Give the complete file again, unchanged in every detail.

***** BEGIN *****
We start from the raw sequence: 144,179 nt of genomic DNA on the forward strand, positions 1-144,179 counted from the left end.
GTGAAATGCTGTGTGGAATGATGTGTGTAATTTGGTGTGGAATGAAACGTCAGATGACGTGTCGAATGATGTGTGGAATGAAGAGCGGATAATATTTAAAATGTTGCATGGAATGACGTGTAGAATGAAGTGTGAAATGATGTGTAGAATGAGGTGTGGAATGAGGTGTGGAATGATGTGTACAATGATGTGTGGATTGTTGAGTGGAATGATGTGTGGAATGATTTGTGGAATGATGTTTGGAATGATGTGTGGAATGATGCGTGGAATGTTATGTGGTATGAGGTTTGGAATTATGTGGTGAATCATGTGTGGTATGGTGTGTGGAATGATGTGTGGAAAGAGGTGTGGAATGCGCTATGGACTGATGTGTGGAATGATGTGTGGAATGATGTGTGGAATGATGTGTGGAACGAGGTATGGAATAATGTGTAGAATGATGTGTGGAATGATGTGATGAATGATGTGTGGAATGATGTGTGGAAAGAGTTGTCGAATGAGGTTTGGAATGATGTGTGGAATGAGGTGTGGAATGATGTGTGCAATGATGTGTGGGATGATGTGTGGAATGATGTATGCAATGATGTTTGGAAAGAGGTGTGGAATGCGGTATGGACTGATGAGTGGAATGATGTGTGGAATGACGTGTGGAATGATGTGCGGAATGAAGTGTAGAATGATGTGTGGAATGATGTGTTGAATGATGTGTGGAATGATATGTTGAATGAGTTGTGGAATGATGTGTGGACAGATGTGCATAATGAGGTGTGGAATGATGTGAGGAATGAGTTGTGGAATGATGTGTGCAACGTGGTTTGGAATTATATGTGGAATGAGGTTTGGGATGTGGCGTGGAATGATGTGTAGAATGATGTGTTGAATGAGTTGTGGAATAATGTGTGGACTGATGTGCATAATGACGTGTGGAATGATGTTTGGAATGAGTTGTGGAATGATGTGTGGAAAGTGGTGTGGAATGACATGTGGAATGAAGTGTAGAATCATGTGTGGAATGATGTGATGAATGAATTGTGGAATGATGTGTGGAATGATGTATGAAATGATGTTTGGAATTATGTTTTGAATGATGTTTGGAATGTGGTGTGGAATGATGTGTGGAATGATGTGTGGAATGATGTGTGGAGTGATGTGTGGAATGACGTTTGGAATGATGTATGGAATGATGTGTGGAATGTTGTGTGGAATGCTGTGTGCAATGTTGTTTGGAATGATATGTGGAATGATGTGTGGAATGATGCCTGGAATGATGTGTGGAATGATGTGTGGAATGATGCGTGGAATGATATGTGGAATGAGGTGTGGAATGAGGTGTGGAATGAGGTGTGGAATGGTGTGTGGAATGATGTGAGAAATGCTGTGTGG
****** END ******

We start from the raw sequence: 144,179 nt of genomic DNA on the forward strand, positions 1-144,179 counted from the left end.
GTGAAATGCTGTGTGGAATGATGTGTGTAATTTGGTGTGGAATGAAACGTCAGATGACGTGTCGAATGATGTGTGGAATGAAGAGCGGATAATATTTAAAATGTTGCATGGAATGACGTGTAGAATGAAGTGTGAAATGATGTGTAGAATGAGGTGTGGAATGAGGTGTGGAATGATGTGTACAATGATGTGTGGATTGTTGAGTGGAATGATGTGTGGAATGATTTGTGGAATGATGTTTGGAATGATGTGTGGAATGATGCGTGGAATGTTATGTGGTATGAGGTTTGGAATTATGTGGTGAATCATGTGTGGTATGGTGTGTGGAATGATGTGTGGAAAGAGGTGTGGAATGCGCTATGGACTGATGTGTGGAATGATGTGTGGAATGATGTGTGGAATGATGTGTGGAACGAGGTATGGAATAATGTGTAGAATGATGTGTGGAATGATGTGATGAATGATGTGTGGAATGATGTGTGGAAAGAGTTGTCGAATGAGGTTTGGAATGATGTGTGGAATGAGGTGTGGAATGATGTGTGCAATGATGTGTGGGATGATGTGTGGAATGATGTATGCAATGATGTTTGGAAAGAGGTGTGGAATGCGGTATGGACTGATGAGTGGAATGATGTGTGGAATGACGTGTGGAATGATGTGCGGAATGAAGTGTAGAATGATGTGTGGAATGATGTGTTGAATGATGTGTGGAATGATATGTTGAATGAGTTGTGGAATGATGTGTGGACAGATGTGCATAATGAGGTGTGGAATGATGTGAGGAATGAGTTGTGGAATGATGTGTGCAACGTGGTTTGGAATTATATGTGGAATGAGGTTTGGGATGTGGCGTGGAATGATGTGTAGAATGATGTGTTGAATGAGTTGTGGAATAATGTGTGGACTGATGTGCATAATGACGTGTGGAATGATGTTTGGAATGAGTTGTGGAATGATGTGTGGAAAGTGGTGTGGAATGACATGTGGAATGAAGTGTAGAATCATGTGTGGAATGATGTGATGAATGAATTGTGGAATGATGTGTGGAATGATGTATGAAATGATGTTTGGAATTATGTTTTGAATGATGTTTGGAATGTGGTGTGGAATGATGTGTGGAATGATGTGTGGAATGATGTGTGGAGTGATGTGTGGAATGACGTTTGGAATGATGTATGGAATGATGTGTGGAATGTTGTGTGGAATGCTGTGTGCAATGTTGTTTGGAATGATATGTGGAATGATGTGTGGAATGATGCCTGGAATGATGTGTGGAATGATGTGTGGAATGATGCGTGGAATGATATGTGGAATGAGGTGTGGAATGAGGTGTGGAATGAGGTGTGGAATGGTGTGTGGAATGATGTGAGAAATGCTGTGTGG